At least 14 orphans forcedly relocated to Crimea from Kherson during Russian occupation

27 January, 04:32 PM
Orphaned children from Kherson were taken to Crimea (Photo:Будинок дитини Ялинка)

Orphaned children from Kherson were taken to Crimea (Photo:Будинок дитини Ялинка)

At least 14 orphan children were forcedly relocated by Russians from the then-occupied city of Kherson to the Yalynka orphanage in the occupied city of Simferopol, Crimea, Russian independent outlet Verstka reported on Jan. 26.

Their whereabouts was established thanks to photos taken amid a Russian New Year charity campaign conducted for orphan children from the occupied areas of Ukraine. The photos in which there were orphans aged from two to five were accompanied by letters to Father Frost, the Russian version of Santa Claus. The letters gave little information about the children and were written with the same handwriting on their behalf.

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The so-called “Commissioner” for Children’s Rights in Crimea, Irina Klyueva, reported back in October 2022 that Yalynka hosted children allegedly "evacuated" from the then-occupied Kherson. Notorious Russian collaborator Kyrylo Stremousov noted the same month that 46 orphan children had been relocated to Crimea. The Russian occupation of Kherson lasted from March 3 to Nov. 11, 2022. Stremousov was reportedly killed in a car accident on Nov. 9, 2022, the day when an order issued by the Russian Defense Minister to retreat from Kherson was made public.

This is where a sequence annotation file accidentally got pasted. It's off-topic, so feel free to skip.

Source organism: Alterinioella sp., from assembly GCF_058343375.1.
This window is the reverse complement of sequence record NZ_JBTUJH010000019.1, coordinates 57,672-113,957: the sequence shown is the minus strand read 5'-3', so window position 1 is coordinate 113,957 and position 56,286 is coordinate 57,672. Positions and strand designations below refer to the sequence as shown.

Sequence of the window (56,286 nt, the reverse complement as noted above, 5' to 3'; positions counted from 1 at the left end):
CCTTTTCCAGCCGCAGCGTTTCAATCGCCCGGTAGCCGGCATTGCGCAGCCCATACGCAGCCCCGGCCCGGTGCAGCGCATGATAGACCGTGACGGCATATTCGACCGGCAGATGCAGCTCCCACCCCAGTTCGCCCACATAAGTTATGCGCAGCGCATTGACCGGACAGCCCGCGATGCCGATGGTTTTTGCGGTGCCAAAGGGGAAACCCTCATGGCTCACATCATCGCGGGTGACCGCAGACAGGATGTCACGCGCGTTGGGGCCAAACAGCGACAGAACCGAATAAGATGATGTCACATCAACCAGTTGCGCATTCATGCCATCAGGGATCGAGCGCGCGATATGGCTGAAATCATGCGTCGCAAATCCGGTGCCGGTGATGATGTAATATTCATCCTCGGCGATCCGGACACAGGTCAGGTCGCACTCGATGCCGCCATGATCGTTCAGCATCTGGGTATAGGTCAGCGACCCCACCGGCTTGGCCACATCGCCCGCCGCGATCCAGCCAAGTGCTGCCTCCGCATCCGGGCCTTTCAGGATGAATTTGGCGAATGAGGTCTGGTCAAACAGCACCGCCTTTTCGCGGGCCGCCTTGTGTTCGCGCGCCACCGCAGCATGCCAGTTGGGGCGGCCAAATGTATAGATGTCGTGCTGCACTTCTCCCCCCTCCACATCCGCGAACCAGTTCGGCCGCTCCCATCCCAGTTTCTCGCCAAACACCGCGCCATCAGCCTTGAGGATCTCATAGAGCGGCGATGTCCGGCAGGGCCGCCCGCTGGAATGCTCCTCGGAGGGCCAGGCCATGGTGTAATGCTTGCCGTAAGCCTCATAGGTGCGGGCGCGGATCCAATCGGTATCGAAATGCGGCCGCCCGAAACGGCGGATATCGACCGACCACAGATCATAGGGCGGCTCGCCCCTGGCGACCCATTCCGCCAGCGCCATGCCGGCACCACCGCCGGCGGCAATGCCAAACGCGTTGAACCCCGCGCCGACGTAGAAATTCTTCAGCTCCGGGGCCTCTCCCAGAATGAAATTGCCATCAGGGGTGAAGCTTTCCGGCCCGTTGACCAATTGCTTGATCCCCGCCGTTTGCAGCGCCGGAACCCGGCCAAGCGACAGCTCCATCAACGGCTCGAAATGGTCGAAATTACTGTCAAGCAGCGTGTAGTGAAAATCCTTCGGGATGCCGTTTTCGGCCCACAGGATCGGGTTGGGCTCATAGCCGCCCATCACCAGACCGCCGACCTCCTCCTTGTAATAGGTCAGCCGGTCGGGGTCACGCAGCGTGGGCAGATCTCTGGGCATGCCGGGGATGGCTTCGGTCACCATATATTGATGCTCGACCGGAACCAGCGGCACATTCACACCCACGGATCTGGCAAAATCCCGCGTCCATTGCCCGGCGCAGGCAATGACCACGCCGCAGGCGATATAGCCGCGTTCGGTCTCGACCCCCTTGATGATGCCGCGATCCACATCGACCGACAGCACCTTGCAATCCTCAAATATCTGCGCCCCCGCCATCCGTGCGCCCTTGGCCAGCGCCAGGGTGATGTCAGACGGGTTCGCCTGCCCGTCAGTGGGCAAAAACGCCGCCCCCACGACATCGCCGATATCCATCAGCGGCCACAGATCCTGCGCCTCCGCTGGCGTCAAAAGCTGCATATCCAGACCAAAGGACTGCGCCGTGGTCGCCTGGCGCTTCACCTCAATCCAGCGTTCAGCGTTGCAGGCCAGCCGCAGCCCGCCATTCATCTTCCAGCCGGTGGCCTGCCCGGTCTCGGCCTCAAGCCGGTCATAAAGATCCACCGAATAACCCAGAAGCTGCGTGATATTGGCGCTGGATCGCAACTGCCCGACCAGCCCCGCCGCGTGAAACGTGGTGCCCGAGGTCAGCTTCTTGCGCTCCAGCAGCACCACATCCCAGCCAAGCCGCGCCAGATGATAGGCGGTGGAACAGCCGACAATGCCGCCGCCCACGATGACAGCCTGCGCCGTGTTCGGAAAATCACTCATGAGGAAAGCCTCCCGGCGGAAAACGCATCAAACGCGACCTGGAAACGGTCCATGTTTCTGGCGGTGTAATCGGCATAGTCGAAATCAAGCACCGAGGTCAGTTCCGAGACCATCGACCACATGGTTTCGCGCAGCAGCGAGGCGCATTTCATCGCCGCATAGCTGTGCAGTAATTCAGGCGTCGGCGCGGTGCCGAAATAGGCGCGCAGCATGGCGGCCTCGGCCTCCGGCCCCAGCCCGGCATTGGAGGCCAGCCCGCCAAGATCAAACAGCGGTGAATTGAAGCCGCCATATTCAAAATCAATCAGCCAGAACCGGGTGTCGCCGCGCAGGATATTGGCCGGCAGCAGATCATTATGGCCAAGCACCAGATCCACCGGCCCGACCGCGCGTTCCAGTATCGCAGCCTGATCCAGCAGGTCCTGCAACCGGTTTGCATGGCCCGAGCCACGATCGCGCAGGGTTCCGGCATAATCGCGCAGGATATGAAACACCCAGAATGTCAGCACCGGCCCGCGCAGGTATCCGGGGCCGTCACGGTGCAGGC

The Yalynka orphanage works with children who have behavioral and mental disorders, hearing and vision impairments, and HIV. The facility had orders from the  Russians to cultivate “patriotism and civic consciousness” in the children, as well as the idea that “Crimea is located in the south of Russia.”

The orphanage was already involved in a scandal in 2020 due to poor childcare. Several foster families said that they had taken children with an extreme degree of exhaustion, because the children had been malnourished.

The institution was dubbed a children's concentration camp, and the conditions there were compared to those of Auschwitz, a German Nazi concentration camp during the Second World War. Children adopted from the orphanage were afraid of going to the bathroom, bathing, and had muscle-related problems, as well as other ailments.

Following a public outcry, the Russian-installed “authorities” of Crimea conducted an inspection, but the investigation that was launched is still ongoing.

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